JAN 2018: Top Tips for Bid Writing

With a new year and new beginnings, let’s get on track and start as we mean to go on…

The majority of our core work is mentoring organisations in bid writing. The groups we support vary from having no previous experience to some. So, this month, we go back to basics and explore how to write funding applications that don’t head straight to a funder’s wastepaper bin.

Before we begin, we will say that some of the below may sound obvious, but our Funding Mentors often see silly mistakes which cost organisations vital funds. So, take note!

Don’t dive straight in…
READ THE GUIDELINES: Make a cuppa and find a quiet corner to have a good read through the whole document before you start writing any answers. Highlight their priorities and eligibility criteria. You must ensure your organisation is 100% eligible to apply because if not, you waste yours and the funders time and risk losing creditability. It’s also worth considering that many trusts and foundations do not allow organisations to apply twice within a specified timeframe (typically one to two years) so if you have another, more eligible project that requires funding during that period, you may have wasted your chance.

ANNUAL REPORTS AND ACCOUNTS: These can be found on the Charity Commission’swebsite. The reports are full of useful information such as Trustees’ future priorities, who they’ve previously funded and average grant size. Use this knowledge to check your eligibility and to ensure your expectations are realistic. For example, if their grants never exceed £5,000, don’t ask for £10,000.

TIMEFRAMES & APPLICATION PROCESS: Each funder will have their own system so ensure you can provide everything they ask for before the deadline in the format they specify.

CALL THE FUNDER: Unless they explicitly state they do not (usually on the Contact Us page of their website), funders welcome pre-submission phone calls. Give them a ring and talk through your project – they won’t indicate your chances of success, but they will confirm your eligibility and if your work is of interest to the Trustees.

Time to get writing…
WORD PROCESSOR: If you have access to a computer, use a word processor (e.g. Microsoft Word or Pages) to write your answers. By doing this your spelling, grammar and word count are automatically checked and you’ll then be able to transfer your answers into the funder’s required application format.

ANSWER THE QUESTION: Read all the questions and plot out your answers. Make sure you cover every aspect of your project and try not to duplicate answers. The key is to focus on the project you want funding for and to be clear and succinct – do not waffle! Using bullet points is a great way to achieve this, and can keep your word count down.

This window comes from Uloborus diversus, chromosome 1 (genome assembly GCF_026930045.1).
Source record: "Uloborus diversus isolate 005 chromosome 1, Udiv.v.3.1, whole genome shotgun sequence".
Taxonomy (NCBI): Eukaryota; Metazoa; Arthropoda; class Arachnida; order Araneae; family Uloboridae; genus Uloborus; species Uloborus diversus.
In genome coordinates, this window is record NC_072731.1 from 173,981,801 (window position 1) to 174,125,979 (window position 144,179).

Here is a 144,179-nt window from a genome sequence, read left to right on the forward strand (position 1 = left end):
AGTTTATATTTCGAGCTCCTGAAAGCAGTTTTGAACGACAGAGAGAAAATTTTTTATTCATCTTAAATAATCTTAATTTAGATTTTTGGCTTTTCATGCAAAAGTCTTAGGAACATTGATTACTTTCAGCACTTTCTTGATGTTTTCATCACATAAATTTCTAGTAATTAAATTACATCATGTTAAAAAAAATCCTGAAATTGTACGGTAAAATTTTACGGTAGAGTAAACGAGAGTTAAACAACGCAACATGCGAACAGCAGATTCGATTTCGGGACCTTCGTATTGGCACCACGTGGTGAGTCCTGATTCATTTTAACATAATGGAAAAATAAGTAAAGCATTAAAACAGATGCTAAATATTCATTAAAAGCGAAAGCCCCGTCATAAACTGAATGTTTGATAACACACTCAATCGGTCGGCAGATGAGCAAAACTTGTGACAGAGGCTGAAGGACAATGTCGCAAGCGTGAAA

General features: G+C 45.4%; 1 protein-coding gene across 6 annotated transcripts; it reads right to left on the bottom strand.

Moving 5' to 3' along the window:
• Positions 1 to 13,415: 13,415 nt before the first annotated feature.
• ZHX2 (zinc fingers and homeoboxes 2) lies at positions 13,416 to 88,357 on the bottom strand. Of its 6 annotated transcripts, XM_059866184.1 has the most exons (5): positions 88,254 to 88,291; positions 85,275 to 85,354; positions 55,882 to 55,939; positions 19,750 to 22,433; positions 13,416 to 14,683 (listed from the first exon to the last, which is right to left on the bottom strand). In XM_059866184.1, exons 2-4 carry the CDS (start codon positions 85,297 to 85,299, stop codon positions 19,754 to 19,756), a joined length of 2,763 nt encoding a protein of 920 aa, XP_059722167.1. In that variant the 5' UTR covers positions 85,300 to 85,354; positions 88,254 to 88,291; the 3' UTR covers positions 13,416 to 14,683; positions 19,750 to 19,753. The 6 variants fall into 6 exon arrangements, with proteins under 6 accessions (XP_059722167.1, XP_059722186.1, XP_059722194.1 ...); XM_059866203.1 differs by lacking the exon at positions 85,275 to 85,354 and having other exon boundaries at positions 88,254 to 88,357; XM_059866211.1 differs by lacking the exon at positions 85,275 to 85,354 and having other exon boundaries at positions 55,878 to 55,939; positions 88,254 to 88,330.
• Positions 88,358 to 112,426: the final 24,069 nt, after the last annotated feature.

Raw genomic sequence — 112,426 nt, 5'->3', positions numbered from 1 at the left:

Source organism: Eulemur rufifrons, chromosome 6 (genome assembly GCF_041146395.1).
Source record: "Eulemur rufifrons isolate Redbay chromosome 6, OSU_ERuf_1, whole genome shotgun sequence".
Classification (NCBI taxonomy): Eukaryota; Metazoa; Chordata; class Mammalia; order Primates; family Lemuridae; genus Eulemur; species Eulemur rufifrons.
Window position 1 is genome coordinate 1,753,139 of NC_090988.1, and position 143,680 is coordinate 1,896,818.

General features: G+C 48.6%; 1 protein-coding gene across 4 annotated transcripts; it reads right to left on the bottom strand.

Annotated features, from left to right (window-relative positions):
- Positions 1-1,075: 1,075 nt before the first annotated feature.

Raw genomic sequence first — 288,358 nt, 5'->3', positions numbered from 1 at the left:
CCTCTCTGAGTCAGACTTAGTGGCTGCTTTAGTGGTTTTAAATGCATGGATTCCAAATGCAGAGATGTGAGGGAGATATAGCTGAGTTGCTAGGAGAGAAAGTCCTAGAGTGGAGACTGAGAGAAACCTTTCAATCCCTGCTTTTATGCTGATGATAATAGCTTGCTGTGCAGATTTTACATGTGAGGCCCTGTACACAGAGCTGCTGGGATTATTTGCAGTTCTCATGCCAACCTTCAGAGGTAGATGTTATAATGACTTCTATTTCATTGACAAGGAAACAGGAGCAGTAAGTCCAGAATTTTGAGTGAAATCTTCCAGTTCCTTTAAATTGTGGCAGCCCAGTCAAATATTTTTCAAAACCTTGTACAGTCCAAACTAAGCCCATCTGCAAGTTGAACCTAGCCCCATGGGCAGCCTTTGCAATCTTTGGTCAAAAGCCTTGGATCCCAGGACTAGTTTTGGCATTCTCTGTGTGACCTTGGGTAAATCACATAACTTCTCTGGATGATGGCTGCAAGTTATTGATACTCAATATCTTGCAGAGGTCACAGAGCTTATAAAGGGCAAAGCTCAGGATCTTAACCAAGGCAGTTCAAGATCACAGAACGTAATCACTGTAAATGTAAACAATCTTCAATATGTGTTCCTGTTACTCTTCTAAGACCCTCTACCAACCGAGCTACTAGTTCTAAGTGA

You’re likely to be asked about your aims and objectives and outputs and outcomes… make sure you know the difference!

DON’T USE JARGON: Technical words may sound impressive, but are meaningless to those not in the know. With limited word counts, applications don’t allow for long explanations, so try and avoid jargon where possible. If you must, make sure you explain.  

EMOTIONS: Be emotive, but don’t be overly dramatic and keep adjectives to a minimum. Rather than using empty statements such as ‘passionate’ or ‘dedicated’, show funders through facts and figures that you are these things. For example, state how many volunteers you have, how many hours staff work, how much you’ve raised through fundraising activities etc.

SECTOR KNOWLEDGE & AWARENESS: Do your homework! Find out what is going on in the sector locally and nationally. If you have the same idea as another organisation get in touch and share knowledge. If the organisation is local, you may need to alter your idea or it could be an opportunity to work collaboratively. Funders love joint up ways of working!

EVIDENCE OF NEED: Funders want to see ‘evidence of need’. You may have a great idea, but if there is no need or demand for it then why should they fund it? Local and national statistics can be obtained online for free, but conducting your own research and case studies will illustrate to funders how your project will really benefit local residents.

It is said a funder makes their decision within 20 seconds of reading an application, so state your case straight away and a create a big impact.

SUSTAINABILITY: Demonstrate how you propose to ensure the legacy of the project, in terms of social, economic and environmental sustainability, once the grant has come to an end.

REPORTING: Many funders require monitoring and evaluation reports so think ahead to how you will fulfil this criteria. For example, do you have the right resources and how will you be measuring the impact of your project.

BUDGET: Before writing your budget refer back to the funder’s guidelines and check what costs are eligible for funding. Some funders only fund a specific piece of equipment or won’t cover staff costs, and some require match funding (cash or in-kind). Give the funder a full breakdown of the costs you are asking them to contribute to.

Round numbers often raise suspicions with funders as it shows vagueness and lack of research so try to avoid. Do your research and find out the true costs.

SUPPORTING DOCUMENTS: These can be a great visual tool to state your case even further, but check they are welcomed before you include them. It’s also worth remembering, you are not required to have beautifully printed materials, a simple flyer or info sheet about a previous project printed at home will suffice. Videos about your work/projects simply captured on your phone and uploaded to YouTube can also work well.

Don’t submit just yet…
REVIEW: When you think you’ve finished a draft, leave it for a few days and come back to it. There’s a good chance you’ll make amends or realise you’ve missed details.

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